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Anonymous Modernist 6826

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  1. Thanks Louis! It worked out great. Made a Magner's and Peche Mortel BBQ sauce along with a reduction from the juices. Glad I didn't have to toss it.
  2. About a couple days ago, I set my circulated waterbath to 60C and dropped in two racks of pork side ribs. While it sank initially, much to my dismay, I found the middle portion of it floating recently. The ribs were already sold in a vacuum packed pouch so I didn't bother repackaging them. I'm concerned that the portion floating could be a result of bacterial fermentation (so the ribs were already bad when I bought them). However, if it simply floated as a result of steam buildup, is it safe to consume? My setup is an 18qt roaster with a covered lid, circulated by an aquarium pump and managed
  3. Would there be a large compromise if I decided to cook the french onion soup right in the pressure cooker instead of jarring them? I want to make a larger portion than what the recipe calls for in MCAH, and I also do not have more than a couple of canning jars in stock.
  4. While making the caramelized carrot soup, I was struck with the idea of making brown stock in a similar fashion. Instead of roasting the meat & bones, would adding a 0.5% portion of baking soda to the total weight of ingredients facilitate an environment where deeper maillard notes are achieved? Understandably, vegetables have a porous cellular structure whereas meat does not. However, since we are dealing with a pressurized environment as opposed to pulling a vacuum, I am assuming the same principle as pressure-marinating (except at lower atmospheric pressure) will be taking place. Though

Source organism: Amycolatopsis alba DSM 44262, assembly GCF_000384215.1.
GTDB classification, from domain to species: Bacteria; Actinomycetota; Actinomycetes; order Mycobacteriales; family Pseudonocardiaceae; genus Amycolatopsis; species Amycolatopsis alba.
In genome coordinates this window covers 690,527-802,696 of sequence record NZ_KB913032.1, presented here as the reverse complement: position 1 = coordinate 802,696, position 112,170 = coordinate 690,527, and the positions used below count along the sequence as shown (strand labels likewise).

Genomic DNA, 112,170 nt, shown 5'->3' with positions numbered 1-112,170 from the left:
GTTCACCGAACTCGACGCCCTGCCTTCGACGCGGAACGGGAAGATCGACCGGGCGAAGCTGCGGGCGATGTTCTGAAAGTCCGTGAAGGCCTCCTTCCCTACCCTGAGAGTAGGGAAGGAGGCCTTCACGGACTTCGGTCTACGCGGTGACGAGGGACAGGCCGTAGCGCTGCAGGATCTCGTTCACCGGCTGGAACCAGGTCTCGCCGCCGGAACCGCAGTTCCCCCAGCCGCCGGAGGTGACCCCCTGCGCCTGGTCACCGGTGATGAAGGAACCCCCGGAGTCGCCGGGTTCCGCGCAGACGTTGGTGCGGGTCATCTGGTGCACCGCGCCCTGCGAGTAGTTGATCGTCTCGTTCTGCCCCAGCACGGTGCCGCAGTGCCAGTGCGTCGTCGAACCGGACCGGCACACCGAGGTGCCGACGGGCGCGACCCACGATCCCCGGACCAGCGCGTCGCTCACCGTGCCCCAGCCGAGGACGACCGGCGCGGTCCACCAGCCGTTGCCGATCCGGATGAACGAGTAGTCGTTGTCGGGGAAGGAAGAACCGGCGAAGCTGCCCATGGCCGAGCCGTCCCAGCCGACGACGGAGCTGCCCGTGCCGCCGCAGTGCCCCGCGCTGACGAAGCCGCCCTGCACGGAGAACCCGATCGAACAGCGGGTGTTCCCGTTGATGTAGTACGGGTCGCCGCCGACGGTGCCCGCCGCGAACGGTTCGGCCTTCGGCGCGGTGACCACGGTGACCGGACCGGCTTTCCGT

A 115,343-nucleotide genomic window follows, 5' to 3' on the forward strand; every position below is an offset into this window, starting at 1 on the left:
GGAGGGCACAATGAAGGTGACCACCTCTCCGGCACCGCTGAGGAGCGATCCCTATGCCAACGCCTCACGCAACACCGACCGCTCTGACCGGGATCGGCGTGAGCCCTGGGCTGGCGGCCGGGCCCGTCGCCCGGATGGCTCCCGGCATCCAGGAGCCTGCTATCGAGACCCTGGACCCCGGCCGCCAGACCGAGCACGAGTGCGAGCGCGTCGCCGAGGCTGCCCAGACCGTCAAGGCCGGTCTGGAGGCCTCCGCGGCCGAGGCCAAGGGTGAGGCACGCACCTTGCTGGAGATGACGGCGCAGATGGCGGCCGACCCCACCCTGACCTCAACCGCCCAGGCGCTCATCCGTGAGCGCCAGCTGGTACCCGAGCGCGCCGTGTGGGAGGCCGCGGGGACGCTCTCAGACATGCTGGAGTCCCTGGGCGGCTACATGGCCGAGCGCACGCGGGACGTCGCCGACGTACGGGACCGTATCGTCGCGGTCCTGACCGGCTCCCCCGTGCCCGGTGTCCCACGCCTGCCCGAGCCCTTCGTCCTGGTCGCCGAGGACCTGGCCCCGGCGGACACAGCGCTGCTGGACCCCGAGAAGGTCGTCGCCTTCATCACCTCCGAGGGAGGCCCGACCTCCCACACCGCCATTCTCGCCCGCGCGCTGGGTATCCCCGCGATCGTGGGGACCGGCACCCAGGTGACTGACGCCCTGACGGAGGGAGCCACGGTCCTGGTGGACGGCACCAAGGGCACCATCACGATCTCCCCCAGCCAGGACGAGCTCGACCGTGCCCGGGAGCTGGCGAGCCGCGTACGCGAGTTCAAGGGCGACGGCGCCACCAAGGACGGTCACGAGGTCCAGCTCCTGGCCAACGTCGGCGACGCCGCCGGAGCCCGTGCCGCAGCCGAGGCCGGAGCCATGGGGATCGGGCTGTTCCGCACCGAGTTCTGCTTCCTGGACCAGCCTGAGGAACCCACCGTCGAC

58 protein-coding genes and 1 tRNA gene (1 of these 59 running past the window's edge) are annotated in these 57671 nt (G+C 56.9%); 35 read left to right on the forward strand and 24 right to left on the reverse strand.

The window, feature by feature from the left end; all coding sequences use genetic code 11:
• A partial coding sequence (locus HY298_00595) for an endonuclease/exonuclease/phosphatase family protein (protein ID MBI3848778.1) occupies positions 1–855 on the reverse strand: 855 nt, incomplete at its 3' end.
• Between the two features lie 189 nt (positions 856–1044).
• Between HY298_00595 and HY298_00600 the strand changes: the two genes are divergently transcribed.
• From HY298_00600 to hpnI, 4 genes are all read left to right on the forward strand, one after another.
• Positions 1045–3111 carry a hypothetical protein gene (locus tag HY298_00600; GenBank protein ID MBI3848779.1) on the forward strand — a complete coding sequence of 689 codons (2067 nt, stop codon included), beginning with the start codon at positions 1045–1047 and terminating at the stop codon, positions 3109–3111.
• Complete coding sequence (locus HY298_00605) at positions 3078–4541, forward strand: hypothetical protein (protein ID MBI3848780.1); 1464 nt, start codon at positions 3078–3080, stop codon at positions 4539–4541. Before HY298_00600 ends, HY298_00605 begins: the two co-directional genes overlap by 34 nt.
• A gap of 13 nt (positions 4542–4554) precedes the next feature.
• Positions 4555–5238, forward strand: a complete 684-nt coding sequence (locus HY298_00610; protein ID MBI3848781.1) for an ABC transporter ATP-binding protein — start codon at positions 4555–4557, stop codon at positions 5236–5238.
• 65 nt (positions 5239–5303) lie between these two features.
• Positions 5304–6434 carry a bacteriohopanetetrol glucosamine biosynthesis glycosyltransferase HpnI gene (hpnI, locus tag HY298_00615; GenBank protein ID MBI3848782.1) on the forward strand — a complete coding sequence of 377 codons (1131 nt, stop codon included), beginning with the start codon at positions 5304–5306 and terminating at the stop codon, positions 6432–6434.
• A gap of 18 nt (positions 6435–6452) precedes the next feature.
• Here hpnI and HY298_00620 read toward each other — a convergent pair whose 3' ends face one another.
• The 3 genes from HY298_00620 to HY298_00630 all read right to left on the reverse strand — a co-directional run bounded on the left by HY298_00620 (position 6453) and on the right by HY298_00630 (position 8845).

5. Should the steak also be rinsed before being cooked? Or is simply changing the bag enough?
  6. In Modernist Cuisine, there is a brief mention of the Aeropress along with a suggested brewing method. From my various experiments with brewing and reading about coffee, I have found that seemingly small increments in the amount of water can make a perceivable difference in taste. I'm wondering if any of the MC Staff, particularly Nathan (due to his recommendation of the Aeropress in an interview) and Chris (due to his publicized interest in coffee) have a specific method they use. For example, brewing time, grind size, water temperature etc. Personally, I follow a method loosely based off o
  7. To answer the OP's question, the internal temperature has to held at 130 for 20 minutes in that example. But as LFMichaud pointed out, it is often unnecessary since the inside of a muscle is sterile. The general worry is with commercially raised poultry, (especially those being sold whole with the skin on) as they are a potential carrier of salmonella. Cattle is not known for being a popular carrier of salmonella. If you are worried about E.Coli on the other hand, then I would recommend pasteurizing your beef as well. Jaccarding is a common practice in meat products, so seemingly intact muscle
  8. I always opt to season prior to service. Salting (and most other premade seasonings which have high sodium levels) ahead of time has the nasty tendency to draw moisture out of your meat. From a personal perspective, it might be worth dry equilibrium brining your steak (1% of the total meat's weight) and leave it for about 7+ hours. I have not tried this yet, but it seems like a good way of seasoning a piece of steak without diluting its flavour, while increasing its moisture retention.
  9. My friend and I endeavoured to replicate this recipe with some rather unpleasant results. We deviated slightly, so I thought it would be best to ask for some advice on this forum. Mirin proved to be very difficult to locate so we substituted sake in its place. As the recipe suggested, we marinated for 5 days, but froze it thereafter as our conflicting schedules didn't allow us to attend to it on time. We then cooked it at the recommended 54C for about 2 hours. We found that the flank steak (sourced from our local butcher) was both difficult to brown and very unpleasantly chewy. To remedy this
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